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South Boston Town Council moved decisively to impose a 10 cent-per-pack tax on cigarette purchases in town by voting 4-1 in favor of the levy Monday night.

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Less is Moore / December 14, 2017
When USA Today debuted in 1982, it ushered in the modern newspaper era with its full-color page designs, easily digestible charts and graphics and a snappy writing style that owed more than a little to the superficiality of TV news. The paper also introduced an innovation I always despised: the daily opinion page, taken up by a staff-generated editorial, “Our View,” and a guest piece, usually written by folks situated somewhere on the continuum between expert and hack, titled “Opposing View.” The combination made for a mealy-mouthed, chin-stroking, self-consciously bland take on the day’s news. Needless to say, the USA Today editorial page model spread far and wise, to the newspaper industry’s everlasting woe.

So you can imagine my surprise when I came across Wednesday morning’s USA Today and saw this sentence in the lead editorial:

“A president who’d all but call a senator a whore is unfit to clean toilets in Obama’s presidential library or to shine George W. Bush’s shoes: Our view.”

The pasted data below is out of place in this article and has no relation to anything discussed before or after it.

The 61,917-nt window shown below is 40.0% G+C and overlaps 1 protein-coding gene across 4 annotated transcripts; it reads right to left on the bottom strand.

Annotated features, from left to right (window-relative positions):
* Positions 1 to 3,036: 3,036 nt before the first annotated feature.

Hey, that’s my view too! I don’t know who slipped the Red Bull into the water coolers at USA Today, but hoo boy, the opinionators at McPaper were on fire this week, calling Donald Trump “uniquely awful,” “sickening” and “corrosive to the enterprise of a shared governance based on common values and the consent of the governed.” Not bad for a paper so studiously neutral it has refrained from making presidential endorsements over the entirety of its four-decade existence.

What set off this epic smackdown was Trump’s tweet Tuesday morning in response to New York Sen. Kirsten Gillibrand, who called on Congress to investigate the president for multiple allegations of sexual misconduct and assault prior to taking office. (Among the particulars, Trump is accused of waltzing into the dressing room of the 1997 Teen USA Pageant as young girls were in various states of undress. Eight years later, while appearing on The Howard Stern show, Trump told the radio shock jock about making unannounced dressing room visits at the pageants he owned, and how he would “see these incredible looking women, and so, I sort of get away with things like that. But no, I’ve been very good.” Trump was speaking specifically about the Miss USA and Miss Universe pageants, where the female contestants were adults.)

Of course, after Gillibrand lit this fire, the Leader of the Free World once again showed he is too thin-skinned to ever let a criticism pass: “Lightweight Senator Kirsten Gillibrand, a total flunky for Chuck Schumer and someone who would come to my office ‘begging’ for campaign contributions not so long ago (and would do anything for them), is now in the ring fighting against Trump,” wrote Trump.